Arts & Culture

Nobel-winning author discusses terror threat Boko Haram

Wole Soyinka, 1986 winner of Nobel Prize in Literature, speaks of conflict in homeland of Nigeria

Arts & Culture Editor
Wednesday, October 1, 2014

According to Nobel laureate Wole Soyinka, the rising power of the Islamic militant group Boko Haram is largely due to “economic disparities.”

“Take a cue from battered humanity of Nigeria: Do not concede a thing to the enemy of humanity,” said Wole Soyinka, Nigerian writer, political activist and winner of the 1986 Nobel Prize in Literature, during a lecture on campus Monday evening. The talk, entitled “Hatched From the Egg of Impunity: A Fowl Called Boko Haram,” was an installment in both the Watson Distinguished Speaker Series and the Africa Initiative Speaker Series.

Though tickets for the talk sold out, not everyone who reserved a ticket showed up, allowing attendees in the overflow room to take seats in the Martinos Auditorium in the Perry and Marty Granoff Center for the Creative Arts.

Soyinka spoke extensively of the history and trajectory of Boko Haram, a militant Islamic group that enforces its extremist religious doctrine through brutal force.

“Boko Haram may have begun as local movement, but over the past three or four years, no one can say it’s not internationalized,” he said.

Soyinka commenced by tracing the group’s origins. Founded as an anti-government sect by Mohammed Yusuf, it eventually gained power and developed into a “universal menace of virulent, fanatic disposition that hides under the cloak of religious propagation,” he said, adding that Yusuf became “more and more ruthless and systematic” as his followers increased.

He went on to describe some of the atrocities committed under this regime, often drawing upon external documents such as news reports to illustrate his narrative, which included arson against Christian chapels, death sentences to journalists and threats at knifepoint to convert to Islam.

“Statistics of organized death simply addle the mind until it seizes up,” he said.

Soyinka attributed the rise of Boko Haram largely to “economic disparities” and a “lack of social opportunities,” citing the experiences of the “marginalized and impoverished, for whom existence becomes meaningless.” For some, he added, it may seem as though the only way to dignify their conditions is through “destructive gestures.”

A major obstacle to justice lies in the corruption and hypocrisy of government officials, whose immunity to the threat of Boko Haram allows them “to partake in the status of secret power” of the organization, Soyinka said.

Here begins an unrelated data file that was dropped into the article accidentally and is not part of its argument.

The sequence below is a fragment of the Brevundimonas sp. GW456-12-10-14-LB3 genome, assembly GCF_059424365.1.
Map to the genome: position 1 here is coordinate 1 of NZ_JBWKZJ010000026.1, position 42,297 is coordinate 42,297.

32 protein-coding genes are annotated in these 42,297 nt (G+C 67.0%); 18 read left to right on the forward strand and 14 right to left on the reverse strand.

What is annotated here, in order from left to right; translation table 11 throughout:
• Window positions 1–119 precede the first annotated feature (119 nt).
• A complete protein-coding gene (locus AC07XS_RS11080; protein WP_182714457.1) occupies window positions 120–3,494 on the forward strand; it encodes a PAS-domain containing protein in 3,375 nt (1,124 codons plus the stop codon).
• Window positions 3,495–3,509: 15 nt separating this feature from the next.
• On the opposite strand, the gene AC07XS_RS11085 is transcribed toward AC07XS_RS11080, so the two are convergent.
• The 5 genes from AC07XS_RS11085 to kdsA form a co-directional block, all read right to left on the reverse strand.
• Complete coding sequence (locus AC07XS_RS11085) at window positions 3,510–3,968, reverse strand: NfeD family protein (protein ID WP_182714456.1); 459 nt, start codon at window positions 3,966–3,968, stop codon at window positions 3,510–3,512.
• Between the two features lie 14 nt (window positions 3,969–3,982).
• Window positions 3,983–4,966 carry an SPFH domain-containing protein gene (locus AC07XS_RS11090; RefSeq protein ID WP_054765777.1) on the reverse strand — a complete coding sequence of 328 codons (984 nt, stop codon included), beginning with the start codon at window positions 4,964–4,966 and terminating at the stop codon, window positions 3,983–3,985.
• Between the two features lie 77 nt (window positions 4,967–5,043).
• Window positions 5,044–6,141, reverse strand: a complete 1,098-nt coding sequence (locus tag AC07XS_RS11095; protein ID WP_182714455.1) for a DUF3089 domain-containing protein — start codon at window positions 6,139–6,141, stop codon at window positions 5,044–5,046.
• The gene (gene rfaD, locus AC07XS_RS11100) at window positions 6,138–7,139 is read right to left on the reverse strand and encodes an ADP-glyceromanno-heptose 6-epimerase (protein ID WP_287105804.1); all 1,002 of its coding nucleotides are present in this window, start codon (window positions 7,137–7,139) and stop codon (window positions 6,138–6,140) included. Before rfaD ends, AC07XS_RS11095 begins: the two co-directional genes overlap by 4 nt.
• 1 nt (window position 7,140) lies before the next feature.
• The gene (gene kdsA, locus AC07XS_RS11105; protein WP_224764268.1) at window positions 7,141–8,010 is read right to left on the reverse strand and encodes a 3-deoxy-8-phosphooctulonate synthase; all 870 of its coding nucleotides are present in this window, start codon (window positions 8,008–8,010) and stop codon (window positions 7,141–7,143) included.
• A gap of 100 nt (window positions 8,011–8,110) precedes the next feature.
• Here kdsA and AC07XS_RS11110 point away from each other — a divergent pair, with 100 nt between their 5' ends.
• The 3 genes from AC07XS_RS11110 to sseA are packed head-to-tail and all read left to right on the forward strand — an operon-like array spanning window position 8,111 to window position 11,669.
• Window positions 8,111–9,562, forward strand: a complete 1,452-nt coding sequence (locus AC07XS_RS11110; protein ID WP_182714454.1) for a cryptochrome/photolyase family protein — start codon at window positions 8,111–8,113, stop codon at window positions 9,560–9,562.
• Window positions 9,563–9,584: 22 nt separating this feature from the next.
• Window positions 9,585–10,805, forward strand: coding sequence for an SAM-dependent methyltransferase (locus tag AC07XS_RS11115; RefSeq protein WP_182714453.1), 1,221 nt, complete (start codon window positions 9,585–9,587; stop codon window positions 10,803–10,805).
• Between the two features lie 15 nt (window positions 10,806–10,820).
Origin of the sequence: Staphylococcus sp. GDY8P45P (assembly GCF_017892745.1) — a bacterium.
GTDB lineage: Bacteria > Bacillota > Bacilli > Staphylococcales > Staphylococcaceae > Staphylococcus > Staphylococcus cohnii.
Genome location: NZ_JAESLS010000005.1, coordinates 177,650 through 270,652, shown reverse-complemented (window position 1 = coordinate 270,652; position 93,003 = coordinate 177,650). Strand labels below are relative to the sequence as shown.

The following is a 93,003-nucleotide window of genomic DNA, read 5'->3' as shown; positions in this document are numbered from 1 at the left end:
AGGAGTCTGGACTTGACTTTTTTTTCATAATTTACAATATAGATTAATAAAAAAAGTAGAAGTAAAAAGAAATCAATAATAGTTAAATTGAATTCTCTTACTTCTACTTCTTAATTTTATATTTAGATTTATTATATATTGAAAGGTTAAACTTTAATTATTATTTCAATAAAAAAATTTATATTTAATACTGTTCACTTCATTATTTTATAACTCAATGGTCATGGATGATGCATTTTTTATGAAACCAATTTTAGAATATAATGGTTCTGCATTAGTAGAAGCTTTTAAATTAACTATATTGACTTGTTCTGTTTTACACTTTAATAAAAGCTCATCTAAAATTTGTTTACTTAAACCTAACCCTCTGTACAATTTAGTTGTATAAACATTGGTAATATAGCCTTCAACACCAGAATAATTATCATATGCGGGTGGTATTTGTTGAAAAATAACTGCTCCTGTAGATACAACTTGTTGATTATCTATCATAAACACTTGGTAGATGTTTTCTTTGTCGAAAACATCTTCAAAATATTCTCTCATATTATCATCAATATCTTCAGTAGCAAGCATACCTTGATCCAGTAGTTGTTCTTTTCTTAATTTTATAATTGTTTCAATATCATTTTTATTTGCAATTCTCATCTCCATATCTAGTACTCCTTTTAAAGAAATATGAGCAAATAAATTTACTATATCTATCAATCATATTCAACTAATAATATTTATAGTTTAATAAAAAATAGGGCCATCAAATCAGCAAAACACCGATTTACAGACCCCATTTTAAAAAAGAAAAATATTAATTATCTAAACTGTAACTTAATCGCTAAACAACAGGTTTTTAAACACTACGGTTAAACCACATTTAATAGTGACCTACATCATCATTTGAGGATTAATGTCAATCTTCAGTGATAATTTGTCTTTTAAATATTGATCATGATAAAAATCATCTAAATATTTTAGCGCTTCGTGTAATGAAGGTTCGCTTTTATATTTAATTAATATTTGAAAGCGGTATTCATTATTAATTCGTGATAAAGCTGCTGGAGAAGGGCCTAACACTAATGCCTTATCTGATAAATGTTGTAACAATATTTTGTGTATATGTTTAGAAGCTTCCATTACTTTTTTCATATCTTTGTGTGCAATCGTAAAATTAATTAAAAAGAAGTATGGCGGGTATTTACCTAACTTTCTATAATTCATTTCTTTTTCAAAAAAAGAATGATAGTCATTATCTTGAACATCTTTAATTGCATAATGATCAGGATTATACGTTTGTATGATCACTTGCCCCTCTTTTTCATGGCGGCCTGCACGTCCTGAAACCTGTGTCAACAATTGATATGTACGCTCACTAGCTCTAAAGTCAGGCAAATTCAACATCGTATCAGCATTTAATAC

At one point, Soyinka read an excerpt from a letter sent to the U.S. State Department arguing for the exclusion of Boko Haram from its list of terrorist organizations. Though the letter included a cogent argument, it was a “study in speciousness,” Soyinka said — the letter effectively denied the organization’s terrorist foundations.

The misconception that Boko Haram is a “ragtag bunch of casual incendiaries and suicide bombers” dangerously underestimates what its members’ “sophisticated minds” are capable of, he said, adding that the members’ experiences with analyzing foreign policy allows them to manipulate the group’s international image.

Ultimately, Boko Haram serves “as a reminder that social justice remains incomplete without penetration through some very lamentable beginnings,” Soyinka said.

Questions from the audience dealt with how to prevent atrocities such as those inflicted by Boko Haram, on levels both political and personal.

In response to an inquiry about the role of U.S. foreign policy in resolving these conflicts, Soyinka drew laughter from the audience when he quipped: “Collaborate. And don’t recolonize.”

He added that the United States is “just another country,” and the extent to which it can effectively intervene is limited. Instead, he stressed the importance of collaboration between neighboring countries during times of conflict, as they are the “primary stakeholders” in bringing about resolution.

Despite the gravity of his subject matter, Soyinka ended on a note of hope. “It’s never too late to return to the path of truth,” he said. “Of course, that opens up another debate altogether: What is the truth?”

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One Comment

  1. Isn’t Boko Harem just a manifestation of Islam no different than the Taliban, Al Qaeda, ISIS and so many other smaller Islamic groups who take their direction from Mohammed’s example and the verses from Islamic holy texts?

    If so then isn’t the problem Islam? Even if all these groups are confused about Islam their motivation comes from Islam. They describe themselves as Islamic jihadists and are fighting for the expansion of Islam – the expansion of the Islamic ummah.

    Until we acknowledge this reality it is hard to solve a problem we so profoundly misunderstand (knowingly or not).

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